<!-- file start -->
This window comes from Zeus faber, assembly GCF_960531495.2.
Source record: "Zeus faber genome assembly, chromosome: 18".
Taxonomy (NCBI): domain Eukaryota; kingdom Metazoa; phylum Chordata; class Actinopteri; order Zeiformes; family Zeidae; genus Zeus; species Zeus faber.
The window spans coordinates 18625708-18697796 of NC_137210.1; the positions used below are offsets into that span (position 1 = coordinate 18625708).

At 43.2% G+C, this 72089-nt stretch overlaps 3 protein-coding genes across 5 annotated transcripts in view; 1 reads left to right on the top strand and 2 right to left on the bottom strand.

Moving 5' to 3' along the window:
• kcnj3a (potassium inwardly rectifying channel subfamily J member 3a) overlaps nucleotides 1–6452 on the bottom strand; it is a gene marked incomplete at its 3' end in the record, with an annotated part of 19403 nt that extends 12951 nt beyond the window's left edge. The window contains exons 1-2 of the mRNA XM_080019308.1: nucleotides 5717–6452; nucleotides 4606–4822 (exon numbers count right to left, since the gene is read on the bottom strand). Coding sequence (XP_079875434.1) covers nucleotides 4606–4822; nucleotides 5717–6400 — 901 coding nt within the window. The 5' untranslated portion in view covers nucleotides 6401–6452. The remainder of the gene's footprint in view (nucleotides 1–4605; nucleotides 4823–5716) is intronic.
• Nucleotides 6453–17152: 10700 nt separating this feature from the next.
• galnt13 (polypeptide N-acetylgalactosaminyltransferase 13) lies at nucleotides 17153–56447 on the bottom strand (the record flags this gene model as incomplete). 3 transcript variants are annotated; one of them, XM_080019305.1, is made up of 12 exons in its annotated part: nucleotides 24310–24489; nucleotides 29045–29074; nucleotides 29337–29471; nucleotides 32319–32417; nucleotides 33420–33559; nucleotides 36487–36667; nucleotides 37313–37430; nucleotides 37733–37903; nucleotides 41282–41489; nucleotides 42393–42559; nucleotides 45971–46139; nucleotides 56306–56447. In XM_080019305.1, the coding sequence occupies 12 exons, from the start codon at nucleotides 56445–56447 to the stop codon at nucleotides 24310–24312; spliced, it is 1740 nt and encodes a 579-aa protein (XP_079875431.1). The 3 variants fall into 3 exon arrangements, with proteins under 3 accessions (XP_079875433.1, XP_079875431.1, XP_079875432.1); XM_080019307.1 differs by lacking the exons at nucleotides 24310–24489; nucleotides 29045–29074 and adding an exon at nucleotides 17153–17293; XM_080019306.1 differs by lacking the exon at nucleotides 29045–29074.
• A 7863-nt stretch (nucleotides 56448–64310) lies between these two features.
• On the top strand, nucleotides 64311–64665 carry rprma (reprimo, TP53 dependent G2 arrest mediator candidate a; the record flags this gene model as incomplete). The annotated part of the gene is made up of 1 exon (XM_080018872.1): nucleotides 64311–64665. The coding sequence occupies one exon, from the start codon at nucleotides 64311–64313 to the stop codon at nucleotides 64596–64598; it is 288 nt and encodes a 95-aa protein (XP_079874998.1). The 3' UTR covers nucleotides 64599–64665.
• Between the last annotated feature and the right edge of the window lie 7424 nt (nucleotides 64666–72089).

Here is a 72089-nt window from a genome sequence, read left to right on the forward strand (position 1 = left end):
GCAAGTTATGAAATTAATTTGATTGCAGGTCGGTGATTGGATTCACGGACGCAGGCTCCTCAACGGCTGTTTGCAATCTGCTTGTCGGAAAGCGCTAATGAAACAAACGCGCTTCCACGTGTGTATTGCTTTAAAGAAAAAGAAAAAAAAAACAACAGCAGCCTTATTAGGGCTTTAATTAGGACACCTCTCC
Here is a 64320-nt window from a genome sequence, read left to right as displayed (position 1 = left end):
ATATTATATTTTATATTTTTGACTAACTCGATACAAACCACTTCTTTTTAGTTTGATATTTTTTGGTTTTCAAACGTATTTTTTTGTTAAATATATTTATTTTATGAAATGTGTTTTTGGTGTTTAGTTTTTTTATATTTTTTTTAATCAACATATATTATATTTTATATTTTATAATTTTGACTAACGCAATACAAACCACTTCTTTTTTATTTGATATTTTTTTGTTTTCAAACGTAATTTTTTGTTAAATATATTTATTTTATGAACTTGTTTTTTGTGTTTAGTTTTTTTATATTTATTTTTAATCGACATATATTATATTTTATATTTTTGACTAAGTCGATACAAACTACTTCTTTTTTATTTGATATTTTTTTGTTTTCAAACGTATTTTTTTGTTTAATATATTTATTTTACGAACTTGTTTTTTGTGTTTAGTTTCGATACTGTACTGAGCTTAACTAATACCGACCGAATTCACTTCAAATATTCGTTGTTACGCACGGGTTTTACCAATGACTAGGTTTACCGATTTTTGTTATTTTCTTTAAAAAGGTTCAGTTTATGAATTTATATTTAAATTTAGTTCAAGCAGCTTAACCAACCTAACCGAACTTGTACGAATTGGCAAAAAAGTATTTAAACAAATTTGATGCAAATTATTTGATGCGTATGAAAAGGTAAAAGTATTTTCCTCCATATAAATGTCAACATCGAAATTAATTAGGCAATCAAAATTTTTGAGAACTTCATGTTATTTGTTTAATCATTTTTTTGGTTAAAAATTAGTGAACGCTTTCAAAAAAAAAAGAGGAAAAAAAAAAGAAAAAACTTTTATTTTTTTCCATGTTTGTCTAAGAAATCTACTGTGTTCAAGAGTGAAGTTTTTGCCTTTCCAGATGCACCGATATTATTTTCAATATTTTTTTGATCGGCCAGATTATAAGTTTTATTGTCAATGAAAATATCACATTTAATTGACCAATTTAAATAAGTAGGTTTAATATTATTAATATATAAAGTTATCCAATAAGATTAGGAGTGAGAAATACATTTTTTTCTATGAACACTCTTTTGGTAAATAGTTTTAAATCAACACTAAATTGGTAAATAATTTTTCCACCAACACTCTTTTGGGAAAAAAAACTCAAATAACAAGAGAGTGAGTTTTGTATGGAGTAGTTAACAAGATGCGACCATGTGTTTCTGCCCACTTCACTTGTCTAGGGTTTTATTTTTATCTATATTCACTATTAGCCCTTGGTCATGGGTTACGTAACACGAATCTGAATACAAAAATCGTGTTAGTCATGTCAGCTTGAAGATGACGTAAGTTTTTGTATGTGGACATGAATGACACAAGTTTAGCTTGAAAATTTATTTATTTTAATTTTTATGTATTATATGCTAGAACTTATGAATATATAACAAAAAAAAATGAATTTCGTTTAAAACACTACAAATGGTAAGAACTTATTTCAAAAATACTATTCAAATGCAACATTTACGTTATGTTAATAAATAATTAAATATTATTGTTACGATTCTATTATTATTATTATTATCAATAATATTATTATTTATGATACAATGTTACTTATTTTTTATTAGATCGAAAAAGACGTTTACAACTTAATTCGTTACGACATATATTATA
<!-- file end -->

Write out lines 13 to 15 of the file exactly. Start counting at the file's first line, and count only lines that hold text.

Here is a 72089-nt window from a genome sequence, read left to right on the forward strand (position 1 = left end):
GCAAGTTATGAAATTAATTTGATTGCAGGTCGGTGATTGGATTCACGGACGCAGGCTCCTCAACGGCTGTTTGCAATCTGCTTGTCGGAAAGCGCTAATGAAACAAACGCGCTTCCACGTGTGTATTGCTTTAAAGAAAAAGAAAAAAAAAACAACAGCAGCCTTATTAGGGCTTTAATTAGGACACCTCTCC
Here is a 64320-nt window from a genome sequence, read left to right as displayed (position 1 = left end):